BL: Ah, I’m a bit scared! (laughs) It should be alright, I’ve got people to help me with sound design. I think I’ve just got to work out really good patents and good systems to make it all work for me… or I just go mad.
FM: I hope it’s not too painful for you! It’ll sound so cool with a bunch of voices.
BL: Oh, yeah. I’ve done some work on the stuff that we’ve already got from UK Games Expo and Paizocon and it’s sounding amazing.
FM: What are you working on for your next sound set? I know the Paizo one is colossal and probably taking up a lot of time…
BL: We always have something in the works. The big development excitement is the ability to allow people to remotely control their player’s sounds, rather than pushing Syrinscape sound down through Skype or TeamSpeak, or whatever communication program is being used. We’ll literally just be able to go to a browser window and to a special page on Syrinscape.com hit a button, and then all the remote players that are around the world will hear that sound on their own computer. That’s going to improve online play in a massive degree. It’ll also mean you can control Syrinscape on a tablet, and not just a browser. You’ll be able to navigate away from the page, but keep the sound going in the background.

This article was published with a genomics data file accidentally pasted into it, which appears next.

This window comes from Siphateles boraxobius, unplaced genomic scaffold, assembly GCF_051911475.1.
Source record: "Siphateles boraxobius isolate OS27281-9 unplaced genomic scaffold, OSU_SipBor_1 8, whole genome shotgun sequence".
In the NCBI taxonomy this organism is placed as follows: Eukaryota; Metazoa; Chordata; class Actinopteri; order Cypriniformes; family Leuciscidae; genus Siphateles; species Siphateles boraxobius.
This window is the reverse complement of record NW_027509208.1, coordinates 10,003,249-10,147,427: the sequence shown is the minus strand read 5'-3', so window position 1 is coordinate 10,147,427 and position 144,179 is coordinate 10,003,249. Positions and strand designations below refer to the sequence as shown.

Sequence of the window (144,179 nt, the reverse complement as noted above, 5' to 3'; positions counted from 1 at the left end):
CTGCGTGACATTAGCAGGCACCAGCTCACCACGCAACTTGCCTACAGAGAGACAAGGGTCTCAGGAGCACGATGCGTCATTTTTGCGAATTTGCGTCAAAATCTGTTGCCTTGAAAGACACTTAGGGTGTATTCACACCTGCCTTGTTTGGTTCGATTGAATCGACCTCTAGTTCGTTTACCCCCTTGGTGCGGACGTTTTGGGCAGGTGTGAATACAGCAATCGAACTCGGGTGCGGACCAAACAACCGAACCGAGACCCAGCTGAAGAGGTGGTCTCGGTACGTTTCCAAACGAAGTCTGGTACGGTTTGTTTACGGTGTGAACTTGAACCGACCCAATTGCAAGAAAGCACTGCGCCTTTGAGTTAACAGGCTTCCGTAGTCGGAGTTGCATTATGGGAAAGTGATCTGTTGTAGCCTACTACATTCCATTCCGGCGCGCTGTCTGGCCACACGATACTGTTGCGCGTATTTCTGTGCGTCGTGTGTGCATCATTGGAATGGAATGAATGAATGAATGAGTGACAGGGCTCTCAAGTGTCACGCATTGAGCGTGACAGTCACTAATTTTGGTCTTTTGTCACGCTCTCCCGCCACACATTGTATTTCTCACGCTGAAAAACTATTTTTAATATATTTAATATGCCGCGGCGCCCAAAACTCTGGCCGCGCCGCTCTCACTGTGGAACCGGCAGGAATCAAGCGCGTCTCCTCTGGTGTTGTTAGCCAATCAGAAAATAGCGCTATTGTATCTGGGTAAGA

FM: I’ve played with Syrinscape a little bit and from what I remember, a single person is controlling it. Are you at a point, or will you be at a point where multiple people can be controlling their own character?
BL: Yeah! One of the ideas behind the Mass Dominion Player, which is one of our stretch goals at the moment, is to allow the players to trigger sound effects. That will then be integrated into the rest of the mix. We’ve actually made that work already in our concept builds; I just used the alpha the other day and it was almost like magic. My lead dev guy had a browser open on his computer, I had a browser open on my computer, and we both little Player and Minion apps; I was triggering moods and he was triggering spells, or some kind of sorcery… it was so cool.